- Associated Press - Wednesday, January 12, 2011

A state-owned Chinese bank says its New York City branch has begun offering accounts denominated in China’s tightly controlled yuan in a new move to expand the currency’s global reach.

Bank of China’s announcement comes ahead of Chinese President Hu Jintao’s visit to Washington next week. The White House says President Obama will press U.S. complaints about China’s currency controls that critics say keep the yuan undervalued and swell its multibillion-dollar trade surplus.

Beijing is trying to reduce reliance on the dollar by promoting the yuan, also known as the renminbi, for trade and finance. It is promoting Hong Kong, a Chinese territory with its own currency, as an offshore market for foreigners to conduct yuan business separate from the mainland, which is kept isolated from global capital flows.

Hong Kong banks began handling yuan transactions with the mainland last year, and the World Bank and some foreign companies have sold yuan bonds.

Employees who answered the phone in the bank’s Beijing headquarters Wednesday refused to give any other details.

Bank of China Ltd. says customers of its Chinatown branch in New York will be allowed to trade yuan for dollars and can wire yuan to or from China.

In a statement on its website, the bank said account holders can exchange up to the yuan equivalent of $4,000 per day, with a limit of $20,000 per year, while the limits are half those levels for non-account customers.

“They are trying to expand the scope of people who can hold renminbi, and that increases demand,” said Daniel Hui, a foreign-exchange strategist for HSBC Corp. in Hong Kong.

Still, Mr. Hui said Chinese restrictions on money flows into and out of the mainland mean foreign customers who want to trade yuan will be limited to the Hong Kong market and currency available there.

China is the world’s biggest exporter and the second-largest economy behind the U.S., but its exporters receive mostly U.S. dollars for their goods. Being paid in yuan would help them eliminate uncertainty about exchange-rate changes. It also might help to promote China as the center of an Asian regional trading area.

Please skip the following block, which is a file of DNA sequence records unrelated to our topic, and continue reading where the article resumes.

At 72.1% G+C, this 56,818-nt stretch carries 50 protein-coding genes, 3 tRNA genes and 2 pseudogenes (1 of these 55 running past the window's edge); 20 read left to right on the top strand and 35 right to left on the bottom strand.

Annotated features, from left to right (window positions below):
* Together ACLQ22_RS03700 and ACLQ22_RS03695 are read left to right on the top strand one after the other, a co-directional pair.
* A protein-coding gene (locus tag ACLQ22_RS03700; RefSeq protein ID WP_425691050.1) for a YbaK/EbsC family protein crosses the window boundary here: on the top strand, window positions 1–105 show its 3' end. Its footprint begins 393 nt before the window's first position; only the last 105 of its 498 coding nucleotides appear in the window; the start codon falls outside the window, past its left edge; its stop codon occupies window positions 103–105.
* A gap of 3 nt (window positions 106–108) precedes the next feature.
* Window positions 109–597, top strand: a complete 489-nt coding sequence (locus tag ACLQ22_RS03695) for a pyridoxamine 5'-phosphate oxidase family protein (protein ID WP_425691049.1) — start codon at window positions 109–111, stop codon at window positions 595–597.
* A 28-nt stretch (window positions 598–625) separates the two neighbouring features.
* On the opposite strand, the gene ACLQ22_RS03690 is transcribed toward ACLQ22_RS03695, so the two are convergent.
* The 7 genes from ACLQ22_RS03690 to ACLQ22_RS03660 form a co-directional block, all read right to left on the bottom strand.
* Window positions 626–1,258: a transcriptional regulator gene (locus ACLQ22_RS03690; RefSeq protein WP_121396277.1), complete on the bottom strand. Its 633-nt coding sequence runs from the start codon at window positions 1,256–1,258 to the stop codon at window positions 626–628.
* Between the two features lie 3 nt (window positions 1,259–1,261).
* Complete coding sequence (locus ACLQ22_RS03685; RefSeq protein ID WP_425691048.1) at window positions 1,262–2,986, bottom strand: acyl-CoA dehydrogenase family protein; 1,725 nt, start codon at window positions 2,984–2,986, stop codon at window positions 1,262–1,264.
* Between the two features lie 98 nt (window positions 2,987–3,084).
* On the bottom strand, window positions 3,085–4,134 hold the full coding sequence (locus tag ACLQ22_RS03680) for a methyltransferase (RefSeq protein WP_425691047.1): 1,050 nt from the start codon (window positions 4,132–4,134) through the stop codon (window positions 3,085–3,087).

China’s leaders have said they will eventually let the yuan trade freely, but say relaxing controls too abruptly would damage its financial system. They say a rapid rise in the yuan would hurt exporters, wiping out jobs.

Beijing promised more exchange-rate flexibility in June, and the currency has risen by about 3.5 percent against the dollar since then. Analysts expect a further 5 percent gain this year, but that is too low for U.S. manufacturers and others who say the yuan is undervalued by up to 40 percent. Last September, the U.S. House of Representatives passed legislation that would impose economic sanctions on China unless the country allowed its currency to rise more quickly. The measure was not taken up in the U.S. Senate.

Economists say the process of making the yuan an international currency on the level of the U.S. dollar, euro or yen will take years and depend on factors such as how many foreign companies want to use it.

China’s central bank governor, Zhou Xiaochuan, called in 2009 for a new global currency managed by the International Monetary Fund to replace the dollar for trade and storing reserves. Economists say such a change is unlikely, but the comments reflected Beijing’s unease about the dollar, which it uses for the bulk of its trade and to store an estimated one-half of its $2.5 trillion in reserves.

“The next big step will be sanctioning and regulating renminbi trading in other markets besides Hong Kong,” Mr. Hui said. “But that won’t happen in the near-term.”

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